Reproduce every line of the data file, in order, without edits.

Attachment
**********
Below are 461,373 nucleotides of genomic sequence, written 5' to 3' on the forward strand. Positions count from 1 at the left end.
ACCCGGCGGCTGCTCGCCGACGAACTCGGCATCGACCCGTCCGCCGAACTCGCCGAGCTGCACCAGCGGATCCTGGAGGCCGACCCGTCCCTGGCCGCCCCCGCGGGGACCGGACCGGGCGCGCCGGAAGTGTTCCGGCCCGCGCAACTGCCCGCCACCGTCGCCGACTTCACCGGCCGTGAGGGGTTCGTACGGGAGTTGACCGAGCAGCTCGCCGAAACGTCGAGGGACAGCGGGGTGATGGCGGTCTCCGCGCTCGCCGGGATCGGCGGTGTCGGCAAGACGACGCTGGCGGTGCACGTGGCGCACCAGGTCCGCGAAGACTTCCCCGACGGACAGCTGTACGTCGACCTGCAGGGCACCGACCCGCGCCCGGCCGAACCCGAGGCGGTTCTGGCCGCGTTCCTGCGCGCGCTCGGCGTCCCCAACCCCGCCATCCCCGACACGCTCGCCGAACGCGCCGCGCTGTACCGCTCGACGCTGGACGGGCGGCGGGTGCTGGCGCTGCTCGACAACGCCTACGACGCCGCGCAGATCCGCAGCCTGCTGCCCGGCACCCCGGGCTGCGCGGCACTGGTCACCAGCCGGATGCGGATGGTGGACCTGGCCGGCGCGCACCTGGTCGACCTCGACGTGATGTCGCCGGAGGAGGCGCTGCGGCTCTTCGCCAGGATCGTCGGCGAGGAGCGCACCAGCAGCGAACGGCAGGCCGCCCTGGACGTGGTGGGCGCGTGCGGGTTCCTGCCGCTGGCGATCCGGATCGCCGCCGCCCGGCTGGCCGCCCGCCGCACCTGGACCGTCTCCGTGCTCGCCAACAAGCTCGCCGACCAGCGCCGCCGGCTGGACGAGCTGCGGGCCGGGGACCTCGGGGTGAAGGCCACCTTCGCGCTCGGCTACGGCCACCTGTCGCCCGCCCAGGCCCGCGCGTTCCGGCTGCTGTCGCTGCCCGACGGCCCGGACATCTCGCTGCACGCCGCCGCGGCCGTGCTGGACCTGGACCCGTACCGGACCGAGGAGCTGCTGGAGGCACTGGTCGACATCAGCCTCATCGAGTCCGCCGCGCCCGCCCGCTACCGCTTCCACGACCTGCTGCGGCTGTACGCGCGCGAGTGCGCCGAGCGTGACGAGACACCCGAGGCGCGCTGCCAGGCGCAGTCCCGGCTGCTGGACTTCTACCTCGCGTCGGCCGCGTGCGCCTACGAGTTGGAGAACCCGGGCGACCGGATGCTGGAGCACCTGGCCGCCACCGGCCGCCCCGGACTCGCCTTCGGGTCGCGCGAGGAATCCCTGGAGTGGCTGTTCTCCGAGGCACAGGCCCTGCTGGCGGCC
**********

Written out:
Below are 461,373 nucleotides of genomic sequence, written 5' to 3' on the forward strand. Positions count from 1 at the left end.
ACCCGGCGGCTGCTCGCCGACGAACTCGGCATCGACCCGTCCGCCGAACTCGCCGAGCTGCACCAGCGGATCCTGGAGGCCGACCCGTCCCTGGCCGCCCCCGCGGGGACCGGACCGGGCGCGCCGGAAGTGTTCCGGCCCGCGCAACTGCCCGCCACCGTCGCCGACTTCACCGGCCGTGAGGGGTTCGTACGGGAGTTGACCGAGCAGCTCGCCGAAACGTCGAGGGACAGCGGGGTGATGGCGGTCTCCGCGCTCGCCGGGATCGGCGGTGTCGGCAAGACGACGCTGGCGGTGCACGTGGCGCACCAGGTCCGCGAAGACTTCCCCGACGGACAGCTGTACGTCGACCTGCAGGGCACCGACCCGCGCCCGGCCGAACCCGAGGCGGTTCTGGCCGCGTTCCTGCGCGCGCTCGGCGTCCCCAACCCCGCCATCCCCGACACGCTCGCCGAACGCGCCGCGCTGTACCGCTCGACGCTGGACGGGCGGCGGGTGCTGGCGCTGCTCGACAACGCCTACGACGCCGCGCAGATCCGCAGCCTGCTGCCCGGCACCCCGGGCTGCGCGGCACTGGTCACCAGCCGGATGCGGATGGTGGACCTGGCCGGCGCGCACCTGGTCGACCTCGACGTGATGTCGCCGGAGGAGGCGCTGCGGCTCTTCGCCAGGATCGTCGGCGAGGAGCGCACCAGCAGCGAACGGCAGGCCGCCCTGGACGTGGTGGGCGCGTGCGGGTTCCTGCCGCTGGCGATCCGGATCGCCGCCGCCCGGCTGGCCGCCCGCCGCACCTGGACCGTCTCCGTGCTCGCCAACAAGCTCGCCGACCAGCGCCGCCGGCTGGACGAGCTGCGGGCCGGGGACCTCGGGGTGAAGGCCACCTTCGCGCTCGGCTACGGCCACCTGTCGCCCGCCCAGGCCCGCGCGTTCCGGCTGCTGTCGCTGCCCGACGGCCCGGACATCTCGCTGCACGCCGCCGCGGCCGTGCTGGACCTGGACCCGTACCGGACCGAGGAGCTGCTGGAGGCACTGGTCGACATCAGCCTCATCGAGTCCGCCGCGCCCGCCCGCTACCGCTTCCACGACCTGCTGCGGCTGTACGCGCGCGAGTGCGCCGAGCGTGACGAGACACCCGAGGCGCGCTGCCAGGCGCAGTCCCGGCTGCTGGACTTCTACCTCGCGTCGGCCGCGTGCGCCTACGAGTTGGAGAACCCGGGCGACCGGATGCTGGAGCACCTGGCCGCCACCGGCCGCCCCGGACTCGCCTTCGGGTCGCGCGAGGAATCCCTGGAGTGGCTGTTCTCCGAGGCACAGGCCCTGCTGGCGGCC